Submitted by callum on 20 Mar 2011


Route Distance: 17.28 km Estimated Time: 5:53
[snow made it longer]
Total Ascent: 384 m Total Descent: 384 m


It has been many years since Iain and I have been out trekking together, but this weekend it finally all came together and we headed off to the Corrour Old Lodge on Rannoch Moor. The drive up was through beautiful countryside and the closer we got to Rannoch, the more snow there was on the hill tops. This worried me slightly as I was not really geared up for the cold.

From the car park, we set off up the path which was clear of snow and easy walking and soon arrived at a large foot bridge for a quick snack and short rest. The wind was quite strong for most of the way until we reached the small tree plantation which sheltered the path and all the layers I was wearing were now too many! Out of the shelter of the trees and up into the heavier snow. Some parts of the path were completely covered with snow in various depths from just a few inches to a few feet and little indication as to depth until you sank. This snow also hid little streams, which were deep enough to cover boots and soak your feet!

The views of Rannoch Moor were outstanding and worth the effort to see.

We arrived at Corrour Old Lodge, set up the stove and got some tea on. By the time tea was made I was going cold with my sweaty base layer leaching out the heat, so I dug out my dry sack to get a clean and dry thermal t-shirt… only to find it was a pair of thermal long johns! Shivering now, I put on a thick fleece and waterproof, but the dampness of the base layer transferred to the fleece and I was soon shivering again! Crap. Luckily Iain had an awesome RAB down jacket, so all damp items removed and jacket on and the shivering soon stopped.

Valuable lesson there… when you pack, make sure you are packing what you think you are packing. If I had packed the thermal t-shirt instead of the long johns, everything would have been fine. Dressing for the effort would also have helped - on the way back I wore only the base layer (no fleece or jacket) and did not even break a sweat!

Once the tent was pitched and gear stowed, we got dinner underway. Reider travellunch: dried meals in a foil pack that you just add water to. They were surprisingly good and very warming. While we ate, the Corrour to Rannoch train passed. We could hear it easily, but it was not so easy to spot. When we finally did, it was tiny and gave a whole new scale to the scenery around us. Shortly after the train passed a military helicopter followed the tracks, very close to the ground.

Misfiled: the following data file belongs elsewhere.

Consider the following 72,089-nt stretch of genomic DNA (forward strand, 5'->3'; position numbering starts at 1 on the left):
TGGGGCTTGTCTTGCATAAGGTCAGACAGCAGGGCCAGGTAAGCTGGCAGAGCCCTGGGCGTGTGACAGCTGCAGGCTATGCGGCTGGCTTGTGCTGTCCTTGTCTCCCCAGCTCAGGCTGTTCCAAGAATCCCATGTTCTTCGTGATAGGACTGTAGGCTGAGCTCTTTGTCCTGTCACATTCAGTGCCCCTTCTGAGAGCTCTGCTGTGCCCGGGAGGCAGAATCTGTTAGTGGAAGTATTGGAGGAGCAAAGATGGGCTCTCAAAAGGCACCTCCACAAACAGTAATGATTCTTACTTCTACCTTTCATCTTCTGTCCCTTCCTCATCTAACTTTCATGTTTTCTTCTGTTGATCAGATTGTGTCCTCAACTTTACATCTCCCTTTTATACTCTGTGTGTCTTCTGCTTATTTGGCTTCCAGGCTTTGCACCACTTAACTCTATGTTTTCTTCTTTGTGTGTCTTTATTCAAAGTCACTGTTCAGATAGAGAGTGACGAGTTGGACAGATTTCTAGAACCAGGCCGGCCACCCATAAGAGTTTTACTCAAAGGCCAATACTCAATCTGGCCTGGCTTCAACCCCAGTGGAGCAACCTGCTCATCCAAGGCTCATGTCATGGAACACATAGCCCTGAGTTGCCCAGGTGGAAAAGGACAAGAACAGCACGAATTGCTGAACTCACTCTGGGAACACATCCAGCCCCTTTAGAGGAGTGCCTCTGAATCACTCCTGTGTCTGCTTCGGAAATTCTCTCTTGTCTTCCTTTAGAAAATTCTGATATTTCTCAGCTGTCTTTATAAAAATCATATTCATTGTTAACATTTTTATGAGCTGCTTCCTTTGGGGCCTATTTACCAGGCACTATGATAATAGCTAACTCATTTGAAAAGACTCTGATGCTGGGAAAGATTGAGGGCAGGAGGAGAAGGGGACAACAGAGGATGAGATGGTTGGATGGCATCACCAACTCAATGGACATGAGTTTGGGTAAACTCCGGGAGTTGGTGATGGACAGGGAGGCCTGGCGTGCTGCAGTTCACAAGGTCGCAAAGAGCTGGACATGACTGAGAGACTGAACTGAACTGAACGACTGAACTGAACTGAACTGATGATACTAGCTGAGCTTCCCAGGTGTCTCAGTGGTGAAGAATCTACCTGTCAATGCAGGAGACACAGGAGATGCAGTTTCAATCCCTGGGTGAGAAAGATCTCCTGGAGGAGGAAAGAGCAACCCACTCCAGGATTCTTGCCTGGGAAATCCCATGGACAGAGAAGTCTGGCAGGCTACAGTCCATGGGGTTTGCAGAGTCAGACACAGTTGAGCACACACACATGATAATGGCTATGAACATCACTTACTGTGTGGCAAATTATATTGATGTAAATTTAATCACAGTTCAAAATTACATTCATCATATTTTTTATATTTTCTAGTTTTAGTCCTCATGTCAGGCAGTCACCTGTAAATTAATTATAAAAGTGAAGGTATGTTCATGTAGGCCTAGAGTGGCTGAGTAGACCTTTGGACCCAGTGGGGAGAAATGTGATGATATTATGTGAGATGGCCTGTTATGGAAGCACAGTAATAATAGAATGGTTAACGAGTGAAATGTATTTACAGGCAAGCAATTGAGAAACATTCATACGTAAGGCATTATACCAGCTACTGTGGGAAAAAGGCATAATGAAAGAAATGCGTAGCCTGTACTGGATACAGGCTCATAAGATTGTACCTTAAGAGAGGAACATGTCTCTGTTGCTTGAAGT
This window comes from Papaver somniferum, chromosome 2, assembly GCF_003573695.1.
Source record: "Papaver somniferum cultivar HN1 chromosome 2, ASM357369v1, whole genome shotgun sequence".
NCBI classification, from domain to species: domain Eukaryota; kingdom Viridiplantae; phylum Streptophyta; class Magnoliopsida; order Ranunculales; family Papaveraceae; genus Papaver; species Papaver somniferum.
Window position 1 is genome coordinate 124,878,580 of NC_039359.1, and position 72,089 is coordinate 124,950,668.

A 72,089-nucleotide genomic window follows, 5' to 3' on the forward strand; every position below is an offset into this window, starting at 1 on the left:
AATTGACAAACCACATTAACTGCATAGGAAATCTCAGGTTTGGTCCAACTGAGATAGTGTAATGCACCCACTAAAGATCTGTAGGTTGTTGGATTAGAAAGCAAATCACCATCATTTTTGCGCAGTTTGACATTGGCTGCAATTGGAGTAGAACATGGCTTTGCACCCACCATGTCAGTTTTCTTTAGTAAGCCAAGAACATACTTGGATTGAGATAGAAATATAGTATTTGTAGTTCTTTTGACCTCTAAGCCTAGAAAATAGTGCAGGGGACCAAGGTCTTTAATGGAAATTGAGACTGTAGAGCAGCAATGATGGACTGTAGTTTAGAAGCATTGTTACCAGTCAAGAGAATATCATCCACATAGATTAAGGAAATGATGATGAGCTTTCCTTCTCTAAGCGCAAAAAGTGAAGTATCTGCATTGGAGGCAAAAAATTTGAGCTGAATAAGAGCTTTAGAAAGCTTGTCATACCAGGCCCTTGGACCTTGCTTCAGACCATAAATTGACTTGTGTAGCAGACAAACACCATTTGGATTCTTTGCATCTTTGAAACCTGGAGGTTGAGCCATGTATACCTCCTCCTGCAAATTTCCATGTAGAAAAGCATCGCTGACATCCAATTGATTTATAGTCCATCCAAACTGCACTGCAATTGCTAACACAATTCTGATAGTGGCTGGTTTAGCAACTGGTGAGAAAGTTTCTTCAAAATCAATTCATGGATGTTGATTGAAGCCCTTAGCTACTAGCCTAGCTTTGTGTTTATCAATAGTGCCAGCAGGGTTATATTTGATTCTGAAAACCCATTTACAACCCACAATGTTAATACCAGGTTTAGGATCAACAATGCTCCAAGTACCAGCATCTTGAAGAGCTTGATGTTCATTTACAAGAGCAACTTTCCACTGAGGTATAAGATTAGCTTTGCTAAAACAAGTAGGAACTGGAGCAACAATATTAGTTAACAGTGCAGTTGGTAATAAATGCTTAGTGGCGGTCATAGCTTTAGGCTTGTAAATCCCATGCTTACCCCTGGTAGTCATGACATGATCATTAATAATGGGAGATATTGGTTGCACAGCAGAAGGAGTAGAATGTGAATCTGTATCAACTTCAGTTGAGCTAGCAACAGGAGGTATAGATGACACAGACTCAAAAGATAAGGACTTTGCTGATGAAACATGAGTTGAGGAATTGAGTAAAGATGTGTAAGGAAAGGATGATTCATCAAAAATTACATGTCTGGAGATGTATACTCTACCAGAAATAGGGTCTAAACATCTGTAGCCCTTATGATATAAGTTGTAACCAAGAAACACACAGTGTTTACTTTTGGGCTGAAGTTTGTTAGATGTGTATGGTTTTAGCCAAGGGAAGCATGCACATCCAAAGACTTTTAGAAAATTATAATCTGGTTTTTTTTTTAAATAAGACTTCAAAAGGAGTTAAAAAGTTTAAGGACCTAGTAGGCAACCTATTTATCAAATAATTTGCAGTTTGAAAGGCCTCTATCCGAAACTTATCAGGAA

With the light fading we cleared up out gear and retired to the tent. I was using my new GoLite Ultralite 1 Season Backless Down Sleeping Bag and POE Ether Thermo Mat, which is basically a down blanket on a lilo. At 1 season it’s only rated to 4C and the temperature on my watch was saying it was already 2C! I also had a fleece liner. Iain had been laughing at my gear choice and to be honest after the lack of thermal t-shirt incident, I was now a little worried that this would turn out to be a poor equipment choice. My worries were groundless. We sat in the tent until about midnight drinking a little Whisky (mmm, Isle of Jura) then slept. The lilo made the bumpy ground nice and smooth, almost like a futon and the down blanket did keep me nice and warm.

Breakfast was noodles, hot chocolate and some chai. The chai was an instant packet mix from Royal Tea and whilst it did not have quite the same taste of original Indian chai (but then it was not made in a big bucket that had 50 years of tea making ingrained) it was surprisingly good. The cloud had come down and visibility was not very far, a few tens of meters. We packed up and headed off and as we got to about half way back the cloud started to lift to provide some dramatic light to the hills and moor. A stunning close to a fantastic trek.